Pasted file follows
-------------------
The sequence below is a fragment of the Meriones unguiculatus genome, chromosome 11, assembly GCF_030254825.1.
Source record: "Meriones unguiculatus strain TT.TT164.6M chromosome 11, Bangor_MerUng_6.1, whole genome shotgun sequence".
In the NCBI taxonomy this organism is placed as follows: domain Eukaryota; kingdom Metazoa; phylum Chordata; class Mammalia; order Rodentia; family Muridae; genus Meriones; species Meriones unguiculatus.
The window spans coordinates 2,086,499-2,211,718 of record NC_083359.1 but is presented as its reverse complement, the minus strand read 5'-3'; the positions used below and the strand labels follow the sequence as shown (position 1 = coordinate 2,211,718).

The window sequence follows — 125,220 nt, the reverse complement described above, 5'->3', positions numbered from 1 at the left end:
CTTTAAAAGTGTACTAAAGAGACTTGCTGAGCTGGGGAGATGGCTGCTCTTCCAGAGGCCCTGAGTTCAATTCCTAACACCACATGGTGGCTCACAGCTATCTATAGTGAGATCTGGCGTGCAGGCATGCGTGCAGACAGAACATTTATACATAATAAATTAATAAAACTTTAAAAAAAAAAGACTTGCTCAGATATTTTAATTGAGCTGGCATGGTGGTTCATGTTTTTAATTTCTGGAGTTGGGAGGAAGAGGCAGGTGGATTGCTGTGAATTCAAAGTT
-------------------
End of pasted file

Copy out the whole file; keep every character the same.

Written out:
The sequence below is a fragment of the Meriones unguiculatus genome, chromosome 11, assembly GCF_030254825.1.
Source record: "Meriones unguiculatus strain TT.TT164.6M chromosome 11, Bangor_MerUng_6.1, whole genome shotgun sequence".
In the NCBI taxonomy this organism is placed as follows: domain Eukaryota; kingdom Metazoa; phylum Chordata; class Mammalia; order Rodentia; family Muridae; genus Meriones; species Meriones unguiculatus.
The window spans coordinates 2,086,499-2,211,718 of record NC_083359.1 but is presented as its reverse complement, the minus strand read 5'-3'; the positions used below and the strand labels follow the sequence as shown (position 1 = coordinate 2,211,718).

The window sequence follows — 125,220 nt, the reverse complement described above, 5'->3', positions numbered from 1 at the left end:
CTTTAAAAGTGTACTAAAGAGACTTGCTGAGCTGGGGAGATGGCTGCTCTTCCAGAGGCCCTGAGTTCAATTCCTAACACCACATGGTGGCTCACAGCTATCTATAGTGAGATCTGGCGTGCAGGCATGCGTGCAGACAGAACATTTATACATAATAAATTAATAAAACTTTAAAAAAAAAAGACTTGCTCAGATATTTTAATTGAGCTGGCATGGTGGTTCATGTTTTTAATTTCTGGAGTTGGGAGGAAGAGGCAGGTGGATTGCTGTGAATTCAAAGTT